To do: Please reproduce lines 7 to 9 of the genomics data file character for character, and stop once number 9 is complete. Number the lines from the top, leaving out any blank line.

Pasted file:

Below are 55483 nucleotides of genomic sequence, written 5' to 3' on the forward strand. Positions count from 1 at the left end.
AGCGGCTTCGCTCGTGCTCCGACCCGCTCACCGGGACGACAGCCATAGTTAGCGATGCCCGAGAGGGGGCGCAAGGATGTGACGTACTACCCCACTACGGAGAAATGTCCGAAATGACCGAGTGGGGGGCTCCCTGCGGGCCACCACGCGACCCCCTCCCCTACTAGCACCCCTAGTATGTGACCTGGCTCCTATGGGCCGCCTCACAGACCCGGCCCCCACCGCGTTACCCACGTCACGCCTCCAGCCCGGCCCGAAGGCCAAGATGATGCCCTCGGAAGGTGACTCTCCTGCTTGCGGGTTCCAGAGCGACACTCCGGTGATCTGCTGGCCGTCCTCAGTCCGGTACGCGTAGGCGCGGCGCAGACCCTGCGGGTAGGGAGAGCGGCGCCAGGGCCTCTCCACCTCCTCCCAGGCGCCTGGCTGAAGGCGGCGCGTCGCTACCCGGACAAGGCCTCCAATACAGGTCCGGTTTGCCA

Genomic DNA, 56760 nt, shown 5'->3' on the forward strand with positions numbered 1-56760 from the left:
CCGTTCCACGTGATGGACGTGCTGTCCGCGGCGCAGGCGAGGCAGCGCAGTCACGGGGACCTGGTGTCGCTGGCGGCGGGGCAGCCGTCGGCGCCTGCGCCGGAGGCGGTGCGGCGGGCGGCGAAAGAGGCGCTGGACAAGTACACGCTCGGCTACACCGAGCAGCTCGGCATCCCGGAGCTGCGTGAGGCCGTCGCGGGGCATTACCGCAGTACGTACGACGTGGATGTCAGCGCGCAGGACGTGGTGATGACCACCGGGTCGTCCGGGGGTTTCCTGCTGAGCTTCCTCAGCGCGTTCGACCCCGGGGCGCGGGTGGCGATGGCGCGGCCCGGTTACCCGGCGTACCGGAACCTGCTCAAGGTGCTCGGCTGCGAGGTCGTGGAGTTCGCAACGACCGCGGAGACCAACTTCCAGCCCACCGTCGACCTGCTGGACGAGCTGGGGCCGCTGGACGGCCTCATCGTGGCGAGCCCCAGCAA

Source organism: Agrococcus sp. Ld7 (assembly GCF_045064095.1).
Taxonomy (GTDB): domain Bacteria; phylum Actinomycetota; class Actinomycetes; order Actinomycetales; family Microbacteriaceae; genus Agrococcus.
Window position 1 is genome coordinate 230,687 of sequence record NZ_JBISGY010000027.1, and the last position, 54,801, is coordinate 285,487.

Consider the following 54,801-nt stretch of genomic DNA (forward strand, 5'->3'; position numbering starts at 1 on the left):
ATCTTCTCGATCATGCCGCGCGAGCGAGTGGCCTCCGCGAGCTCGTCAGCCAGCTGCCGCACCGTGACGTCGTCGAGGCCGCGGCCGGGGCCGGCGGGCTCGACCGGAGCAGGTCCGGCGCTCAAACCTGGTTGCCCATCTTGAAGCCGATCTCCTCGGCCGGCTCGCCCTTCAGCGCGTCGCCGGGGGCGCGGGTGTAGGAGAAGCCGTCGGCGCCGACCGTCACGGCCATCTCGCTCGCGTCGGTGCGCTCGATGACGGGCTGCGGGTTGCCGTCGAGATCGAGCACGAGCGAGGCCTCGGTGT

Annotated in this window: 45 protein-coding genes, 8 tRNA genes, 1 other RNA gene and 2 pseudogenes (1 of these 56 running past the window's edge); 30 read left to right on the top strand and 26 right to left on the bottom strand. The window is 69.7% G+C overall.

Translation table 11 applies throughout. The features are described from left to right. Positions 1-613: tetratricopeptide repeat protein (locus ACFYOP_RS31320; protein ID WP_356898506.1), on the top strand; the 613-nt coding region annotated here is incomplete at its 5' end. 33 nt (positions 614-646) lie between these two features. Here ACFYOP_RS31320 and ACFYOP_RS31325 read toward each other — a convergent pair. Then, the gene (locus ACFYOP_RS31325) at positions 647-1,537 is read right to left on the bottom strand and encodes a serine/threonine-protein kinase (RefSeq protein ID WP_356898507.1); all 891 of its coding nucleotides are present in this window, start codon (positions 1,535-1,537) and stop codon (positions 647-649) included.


Window position 1 is genome coordinate 230,687 of sequence record NZ_JBISGY010000027.1, and the last position, 54,801, is coordinate 285,487.

Consider the following 54,801-nt stretch of genomic DNA (forward strand, 5'->3'; position numbering starts at 1 on the left):
ATCTTCTCGATCATGCCGCGCGAGCGAGTGGCCTCCGCGAGCTCGTCAGCCAGCTGCCGCACCGTGACGTCGTCGAGGCCGCGGCCGGGGCCGGCGGGCTCGACCGGAGCAGGTCCGGCGCTCAAACCTGGTTGCCCATCTTGAAGCCGATCTCCTCGGCCGGCTCGCCCTTCAGCGCGTCGCCGGGGGCGCGGGTGTAGGAGAAGCCGTCGGCGCCGACCGTCACGGCCATCTCGCTCGCGTCGGTGCGCTCGATGACGGGCTGCGGGTTGCCGTCGAGATCGAGCACGAGCGAGGCCTCGGTGT